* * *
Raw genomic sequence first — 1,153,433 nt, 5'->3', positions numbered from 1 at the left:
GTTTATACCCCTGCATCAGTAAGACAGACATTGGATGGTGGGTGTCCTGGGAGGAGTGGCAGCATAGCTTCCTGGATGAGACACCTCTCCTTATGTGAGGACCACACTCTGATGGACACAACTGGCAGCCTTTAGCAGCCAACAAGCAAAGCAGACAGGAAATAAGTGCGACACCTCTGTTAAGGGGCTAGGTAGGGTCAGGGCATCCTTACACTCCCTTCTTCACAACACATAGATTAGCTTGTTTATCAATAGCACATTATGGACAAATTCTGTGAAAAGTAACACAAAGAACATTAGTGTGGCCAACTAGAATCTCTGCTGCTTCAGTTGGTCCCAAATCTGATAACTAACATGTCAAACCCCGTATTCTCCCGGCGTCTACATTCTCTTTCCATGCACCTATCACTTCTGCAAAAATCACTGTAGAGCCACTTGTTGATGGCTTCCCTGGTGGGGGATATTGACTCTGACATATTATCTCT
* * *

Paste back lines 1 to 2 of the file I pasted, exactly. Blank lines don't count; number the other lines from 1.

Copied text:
Raw genomic sequence first — 1,153,433 nt, 5'->3', positions numbered from 1 at the left:
GTTTATACCCCTGCATCAGTAAGACAGACATTGGATGGTGGGTGTCCTGGGAGGAGTGGCAGCATAGCTTCCTGGATGAGACACCTCTCCTTATGTGAGGACCACACTCTGATGGACACAACTGGCAGCCTTTAGCAGCCAACAAGCAAAGCAGACAGGAAATAAGTGCGACACCTCTGTTAAGGGGCTAGGTAGGGTCAGGGCATCCTTACACTCCCTTCTTCACAACACATAGATTAGCTTGTTTATCAATAGCACATTATGGACAAATTCTGTGAAAAGTAACACAAAGAACATTAGTGTGGCCAACTAGAATCTCTGCTGCTTCAGTTGGTCCCAAATCTGATAACTAACATGTCAAACCCCGTATTCTCCCGGCGTCTACATTCTCTTTCCATGCACCTATCACTTCTGCAAAAATCACTGTAGAGCCACTTGTTGATGGCTTCCCTGGTGGGGGATATTGACTCTGACATATTATCTCT